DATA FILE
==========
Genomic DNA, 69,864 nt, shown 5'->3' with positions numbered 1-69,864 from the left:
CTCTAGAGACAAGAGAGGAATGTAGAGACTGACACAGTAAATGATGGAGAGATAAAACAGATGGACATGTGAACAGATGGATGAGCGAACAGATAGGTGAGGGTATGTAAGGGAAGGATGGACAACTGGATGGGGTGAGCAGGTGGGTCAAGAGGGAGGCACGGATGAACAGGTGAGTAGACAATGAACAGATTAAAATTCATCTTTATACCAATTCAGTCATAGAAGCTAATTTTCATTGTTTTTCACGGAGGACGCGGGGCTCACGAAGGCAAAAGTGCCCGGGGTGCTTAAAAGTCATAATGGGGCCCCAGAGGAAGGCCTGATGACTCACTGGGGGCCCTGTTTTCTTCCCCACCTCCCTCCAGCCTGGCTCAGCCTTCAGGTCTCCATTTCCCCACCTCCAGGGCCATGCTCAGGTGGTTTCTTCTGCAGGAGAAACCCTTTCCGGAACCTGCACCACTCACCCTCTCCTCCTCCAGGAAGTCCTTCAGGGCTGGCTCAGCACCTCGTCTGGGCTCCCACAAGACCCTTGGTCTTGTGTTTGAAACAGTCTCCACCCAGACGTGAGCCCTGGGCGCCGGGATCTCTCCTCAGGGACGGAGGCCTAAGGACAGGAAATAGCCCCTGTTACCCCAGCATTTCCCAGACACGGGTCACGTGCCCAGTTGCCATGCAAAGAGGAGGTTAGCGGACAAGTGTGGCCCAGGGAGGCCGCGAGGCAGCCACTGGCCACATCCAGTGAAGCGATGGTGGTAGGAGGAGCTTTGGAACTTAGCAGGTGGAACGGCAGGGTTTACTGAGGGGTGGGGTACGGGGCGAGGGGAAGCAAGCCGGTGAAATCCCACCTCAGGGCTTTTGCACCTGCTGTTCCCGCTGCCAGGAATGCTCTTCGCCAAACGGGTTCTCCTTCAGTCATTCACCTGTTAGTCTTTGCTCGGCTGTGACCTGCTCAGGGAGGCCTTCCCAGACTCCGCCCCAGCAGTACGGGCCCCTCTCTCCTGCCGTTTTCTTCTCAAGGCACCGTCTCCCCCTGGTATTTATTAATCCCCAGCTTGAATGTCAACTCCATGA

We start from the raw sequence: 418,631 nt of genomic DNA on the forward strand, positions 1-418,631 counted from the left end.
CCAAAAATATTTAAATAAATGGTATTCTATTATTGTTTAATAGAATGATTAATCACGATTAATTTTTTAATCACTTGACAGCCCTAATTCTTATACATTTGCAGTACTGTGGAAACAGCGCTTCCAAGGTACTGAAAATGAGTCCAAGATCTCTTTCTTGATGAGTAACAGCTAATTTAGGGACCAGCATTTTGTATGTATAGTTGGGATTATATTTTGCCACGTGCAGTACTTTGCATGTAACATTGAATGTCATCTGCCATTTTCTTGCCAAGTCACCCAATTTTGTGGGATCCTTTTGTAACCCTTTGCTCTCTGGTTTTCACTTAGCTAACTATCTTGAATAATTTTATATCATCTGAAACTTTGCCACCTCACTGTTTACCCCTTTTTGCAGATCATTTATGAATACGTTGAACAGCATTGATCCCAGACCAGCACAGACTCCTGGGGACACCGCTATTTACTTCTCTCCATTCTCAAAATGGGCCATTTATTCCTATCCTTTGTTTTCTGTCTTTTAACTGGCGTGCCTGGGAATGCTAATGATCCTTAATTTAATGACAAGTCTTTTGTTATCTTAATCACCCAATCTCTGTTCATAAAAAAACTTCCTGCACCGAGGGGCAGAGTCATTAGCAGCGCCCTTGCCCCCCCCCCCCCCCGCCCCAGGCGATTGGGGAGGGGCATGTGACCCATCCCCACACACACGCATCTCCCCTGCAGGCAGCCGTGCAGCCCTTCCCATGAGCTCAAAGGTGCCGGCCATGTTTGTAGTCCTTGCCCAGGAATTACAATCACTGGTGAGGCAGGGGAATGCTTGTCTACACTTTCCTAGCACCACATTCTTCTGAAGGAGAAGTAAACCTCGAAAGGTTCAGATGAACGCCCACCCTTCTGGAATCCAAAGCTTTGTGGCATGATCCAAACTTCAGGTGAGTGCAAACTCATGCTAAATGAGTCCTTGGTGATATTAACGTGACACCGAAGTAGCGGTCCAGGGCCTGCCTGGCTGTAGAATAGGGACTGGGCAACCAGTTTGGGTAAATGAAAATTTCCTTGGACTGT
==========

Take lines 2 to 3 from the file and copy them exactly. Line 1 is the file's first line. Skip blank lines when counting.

CTCTAGAGACAAGAGAGGAATGTAGAGACTGACACAGTAAATGATGGAGAGATAAAACAGATGGACATGTGAACAGATGGATGAGCGAACAGATAGGTGAGGGTATGTAAGGGAAGGATGGACAACTGGATGGGGTGAGCAGGTGGGTCAAGAGGGAGGCACGGATGAACAGGTGAGTAGACAATGAACAGATTAAAATTCATCTTTATACCAATTCAGTCATAGAAGCTAATTTTCATTGTTTTTCACGGAGGACGCGGGGCTCACGAAGGCAAAAGTGCCCGGGGTGCTTAAAAGTCATAATGGGGCCCCAGAGGAAGGCCTGATGACTCACTGGGGGCCCTGTTTTCTTCCCCACCTCCCTCCAGCCTGGCTCAGCCTTCAGGTCTCCATTTCCCCACCTCCAGGGCCATGCTCAGGTGGTTTCTTCTGCAGGAGAAACCCTTTCCGGAACCTGCACCACTCACCCTCTCCTCCTCCAGGAAGTCCTTCAGGGCTGGCTCAGCACCTCGTCTGGGCTCCCACAAGACCCTTGGTCTTGTGTTTGAAACAGTCTCCACCCAGACGTGAGCCCTGGGCGCCGGGATCTCTCCTCAGGGACGGAGGCCTAAGGACAGGAAATAGCCCCTGTTACCCCAGCATTTCCCAGACACGGGTCACGTGCCCAGTTGCCATGCAAAGAGGAGGTTAGCGGACAAGTGTGGCCCAGGGAGGCCGCGAGGCAGCCACTGGCCACATCCAGTGAAGCGATGGTGGTAGGAGGAGCTTTGGAACTTAGCAGGTGGAACGGCAGGGTTTACTGAGGGGTGGGGTACGGGGCGAGGGGAAGCAAGCCGGTGAAATCCCACCTCAGGGCTTTTGCACCTGCTGTTCCCGCTGCCAGGAATGCTCTTCGCCAAACGGGTTCTCCTTCAGTCATTCACCTGTTAGTCTTTGCTCGGCTGTGACCTGCTCAGGGAGGCCTTCCCAGACTCCGCCCCAGCAGTACGGGCCCCTCTCTCCTGCCGTTTTCTTCTCAAGGCACCGTCTCCCCCTGGTATTTATTAATCCCCAGCTTGAATGTCAACTCCATGA

We start from the raw sequence: 418,631 nt of genomic DNA on the forward strand, positions 1-418,631 counted from the left end.